Symbolic ambiguity

This is a columbine.

A columbine is a wildflower. It is Colorado’s state flower, and it grows wild all over the place. You can find columbine in a variety of colors, but it’s usually a light or medium purple.

This is the current version of a typical Colorado license plate.

One of the interesting things about Colorado is that there are about eleventy billion different specialty plates. You can get plates that display your alma mater, your military service, your Native American heritage, even your rusty old beater’s status as a collector car! You can get a plate with proceeds to go to greyhound rescue, or to help cure breast cancer. You can even get plates to commemorate MTV’s The Real World (Denver) or the 2008 Democratic National Convention. Having grown up in California, where all the plates are the same, I still feel a bit of unbridled glee whenever I see a new specialty plate here in Colorado.

A plate we see not infrequently here looks like this:

In the middle, you see a columbine. On the bottom, it says Respect Life.

The thing about this plate is that there are a lot of ways it could be interpreted. The origin of the plate came from someone who wanted to raise funds for the victims of the Columbine High School shooting in 1999, and I bet many native Coloradoans, or at least the ones who lived here when that happened, think of the Columbine shooting when they see the plate. The funny thing, though, is that the plate kind of got co-opted by some of the pro-life fundies and to them, it’s an anti-abortion sentiment.

And to me, someone who didn’t live here when the Columbine shooting happened, someone who grew up with parents who were hippies, the Respect Life plate looks like an environmentalist message. In fact, when I first saw the plates it was all I really thought of until after someone, probably Dan, mentioned the Columbine incident and what a huge deal it is to Coloradoans.

I find it utterly fascinating that such a simple symbol, a specific flower and two words, can evoke 3 entirely different messages. To some, it’s “Remember the tragedy of Columbine High School; don’t kill people.” To many, it’s “Abortions are bad, mmmkay.” To me, and I’m sure to some other non-natives who didn’t live here when Columbine happened, it’s a message of wildlife conservation. Although Colorado has a specialty plate for that, too, with an eagle on it.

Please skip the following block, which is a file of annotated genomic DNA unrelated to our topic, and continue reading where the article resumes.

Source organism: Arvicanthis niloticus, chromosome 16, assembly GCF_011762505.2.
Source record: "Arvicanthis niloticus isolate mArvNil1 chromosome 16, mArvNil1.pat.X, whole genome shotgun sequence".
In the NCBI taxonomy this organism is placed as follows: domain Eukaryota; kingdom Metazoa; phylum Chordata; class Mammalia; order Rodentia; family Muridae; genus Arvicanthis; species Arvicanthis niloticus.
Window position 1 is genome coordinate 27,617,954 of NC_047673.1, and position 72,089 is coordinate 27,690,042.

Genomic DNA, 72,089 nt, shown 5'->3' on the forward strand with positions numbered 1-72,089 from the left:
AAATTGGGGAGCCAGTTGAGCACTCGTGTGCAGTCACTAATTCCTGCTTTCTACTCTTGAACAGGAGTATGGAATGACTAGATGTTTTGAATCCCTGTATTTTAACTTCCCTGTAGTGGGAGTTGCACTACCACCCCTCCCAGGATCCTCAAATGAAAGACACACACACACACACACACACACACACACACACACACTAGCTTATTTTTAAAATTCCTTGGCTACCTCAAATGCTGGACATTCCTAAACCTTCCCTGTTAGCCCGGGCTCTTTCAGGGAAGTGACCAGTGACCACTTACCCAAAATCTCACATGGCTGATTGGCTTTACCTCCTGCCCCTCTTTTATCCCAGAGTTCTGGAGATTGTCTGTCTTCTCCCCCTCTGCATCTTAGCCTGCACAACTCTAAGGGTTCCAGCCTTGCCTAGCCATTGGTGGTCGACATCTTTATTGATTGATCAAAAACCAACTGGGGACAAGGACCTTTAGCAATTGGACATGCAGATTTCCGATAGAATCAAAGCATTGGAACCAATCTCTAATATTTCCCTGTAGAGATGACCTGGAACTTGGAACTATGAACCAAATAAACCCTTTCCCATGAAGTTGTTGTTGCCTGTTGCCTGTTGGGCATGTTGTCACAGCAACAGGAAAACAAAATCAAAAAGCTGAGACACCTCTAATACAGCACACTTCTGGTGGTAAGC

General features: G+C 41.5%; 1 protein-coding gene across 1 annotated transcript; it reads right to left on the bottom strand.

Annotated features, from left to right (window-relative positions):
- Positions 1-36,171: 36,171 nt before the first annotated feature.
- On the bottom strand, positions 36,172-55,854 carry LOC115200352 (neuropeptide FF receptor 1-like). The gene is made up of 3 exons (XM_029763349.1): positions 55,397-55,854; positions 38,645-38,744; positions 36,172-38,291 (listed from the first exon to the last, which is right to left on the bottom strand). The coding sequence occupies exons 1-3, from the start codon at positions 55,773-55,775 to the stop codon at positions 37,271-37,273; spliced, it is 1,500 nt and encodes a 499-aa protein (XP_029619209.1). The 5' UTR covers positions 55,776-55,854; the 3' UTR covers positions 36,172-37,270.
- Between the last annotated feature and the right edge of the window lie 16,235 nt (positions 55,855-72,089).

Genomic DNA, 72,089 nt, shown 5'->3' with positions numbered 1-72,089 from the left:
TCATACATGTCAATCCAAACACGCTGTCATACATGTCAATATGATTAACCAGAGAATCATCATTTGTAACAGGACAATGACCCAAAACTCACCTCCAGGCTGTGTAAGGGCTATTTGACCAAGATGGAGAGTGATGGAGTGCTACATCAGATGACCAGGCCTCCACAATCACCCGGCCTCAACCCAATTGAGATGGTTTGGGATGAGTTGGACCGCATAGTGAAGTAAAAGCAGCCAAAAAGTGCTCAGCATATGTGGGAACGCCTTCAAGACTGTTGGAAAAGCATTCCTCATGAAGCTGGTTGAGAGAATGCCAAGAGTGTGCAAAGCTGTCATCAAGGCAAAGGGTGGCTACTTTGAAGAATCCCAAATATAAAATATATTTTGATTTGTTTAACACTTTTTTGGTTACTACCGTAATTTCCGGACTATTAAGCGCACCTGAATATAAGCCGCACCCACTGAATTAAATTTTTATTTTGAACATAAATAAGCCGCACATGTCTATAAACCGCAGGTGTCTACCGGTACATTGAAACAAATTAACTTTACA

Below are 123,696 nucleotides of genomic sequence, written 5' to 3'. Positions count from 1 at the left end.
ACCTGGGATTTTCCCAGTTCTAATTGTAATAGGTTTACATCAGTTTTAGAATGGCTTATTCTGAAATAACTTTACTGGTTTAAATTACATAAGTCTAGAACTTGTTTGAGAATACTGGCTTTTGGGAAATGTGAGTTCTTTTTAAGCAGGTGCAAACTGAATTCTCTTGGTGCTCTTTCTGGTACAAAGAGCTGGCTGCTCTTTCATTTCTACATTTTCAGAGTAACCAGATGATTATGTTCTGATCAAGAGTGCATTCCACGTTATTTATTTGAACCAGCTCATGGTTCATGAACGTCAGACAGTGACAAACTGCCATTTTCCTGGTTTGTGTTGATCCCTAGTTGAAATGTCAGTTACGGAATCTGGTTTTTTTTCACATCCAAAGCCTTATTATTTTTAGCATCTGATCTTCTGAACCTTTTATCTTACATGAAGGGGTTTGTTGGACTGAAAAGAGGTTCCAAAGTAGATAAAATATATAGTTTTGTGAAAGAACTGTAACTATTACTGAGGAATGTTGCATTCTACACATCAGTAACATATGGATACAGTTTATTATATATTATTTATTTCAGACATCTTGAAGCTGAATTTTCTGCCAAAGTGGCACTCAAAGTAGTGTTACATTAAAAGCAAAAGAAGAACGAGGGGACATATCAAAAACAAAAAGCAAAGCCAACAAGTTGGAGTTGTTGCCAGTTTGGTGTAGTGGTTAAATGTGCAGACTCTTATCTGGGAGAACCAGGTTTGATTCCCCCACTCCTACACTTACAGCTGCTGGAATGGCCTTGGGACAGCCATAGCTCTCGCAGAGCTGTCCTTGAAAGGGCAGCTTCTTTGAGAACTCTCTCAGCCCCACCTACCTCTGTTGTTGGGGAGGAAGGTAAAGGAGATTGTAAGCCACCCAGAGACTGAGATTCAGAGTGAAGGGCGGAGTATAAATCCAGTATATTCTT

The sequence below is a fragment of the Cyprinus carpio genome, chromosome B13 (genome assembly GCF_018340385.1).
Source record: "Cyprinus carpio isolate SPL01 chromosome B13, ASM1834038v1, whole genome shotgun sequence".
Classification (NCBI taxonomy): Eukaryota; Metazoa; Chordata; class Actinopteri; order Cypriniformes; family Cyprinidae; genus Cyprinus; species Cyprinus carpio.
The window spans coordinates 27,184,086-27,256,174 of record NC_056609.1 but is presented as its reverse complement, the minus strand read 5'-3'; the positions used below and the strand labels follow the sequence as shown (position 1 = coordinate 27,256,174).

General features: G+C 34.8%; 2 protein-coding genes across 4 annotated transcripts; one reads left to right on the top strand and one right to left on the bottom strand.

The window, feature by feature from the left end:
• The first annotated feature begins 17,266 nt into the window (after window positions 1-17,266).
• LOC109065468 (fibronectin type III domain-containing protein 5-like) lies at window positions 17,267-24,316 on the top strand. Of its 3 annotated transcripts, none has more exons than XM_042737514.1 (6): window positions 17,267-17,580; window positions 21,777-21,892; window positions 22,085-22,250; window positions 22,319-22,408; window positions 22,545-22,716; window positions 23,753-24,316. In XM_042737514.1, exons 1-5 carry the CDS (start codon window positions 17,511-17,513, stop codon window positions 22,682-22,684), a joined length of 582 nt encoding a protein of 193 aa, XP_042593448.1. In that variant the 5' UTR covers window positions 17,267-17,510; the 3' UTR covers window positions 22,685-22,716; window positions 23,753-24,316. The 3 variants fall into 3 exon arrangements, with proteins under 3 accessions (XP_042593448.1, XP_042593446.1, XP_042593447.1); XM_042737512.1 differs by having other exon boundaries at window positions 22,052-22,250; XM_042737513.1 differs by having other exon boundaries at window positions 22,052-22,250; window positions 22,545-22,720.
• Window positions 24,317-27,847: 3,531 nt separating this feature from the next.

One of the things that is most interesting to me about humanity in general and culture in particular is that our brains are always looking for symbols. We find patterns in clouds; we are all about face recognition; we want to find meaning in things that have none so badly that we invent conspiracy theories. Colors have always been powerful symbols, depending on the time period and place involved (the color blue in early religious art; the color blue as a symbol for a left-wing state.) Green means go on a traffic light; green means envy; green means environmentally conscious. A circle with a diagonal line through it means No; a swastika can mean a symbol of hatred or any number of other things, depending on context. Yet with enough exposure and publicity, symbols can be subverted to mean just about anything.


Here is a columbine. It is the state flower of Colorado. It is a symbol of great tragedy to some, a political message to others, and to me, it’s just a pretty flower.

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3 responses to “Symbolic ambiguity

  1. This particular plate has always confounded me. Glad to hear someone else saw the multiple possible messages that I did!

  2. I really liked this post and your message!

  3. I've always loved the columbine in all its infinite varieties.While plants and flowers have been symbols for centuries, sometimes it is nice to just enjoy their beauty and leave it at that. The Columbine High School shootings were unfathomably horrific. After the massacre happened, I planted some new columbines in our back yard. It's rather sad to attach such a grim event to the state flower. If I could, I would perhaps see if another plate could be made that said "Respect Differences."

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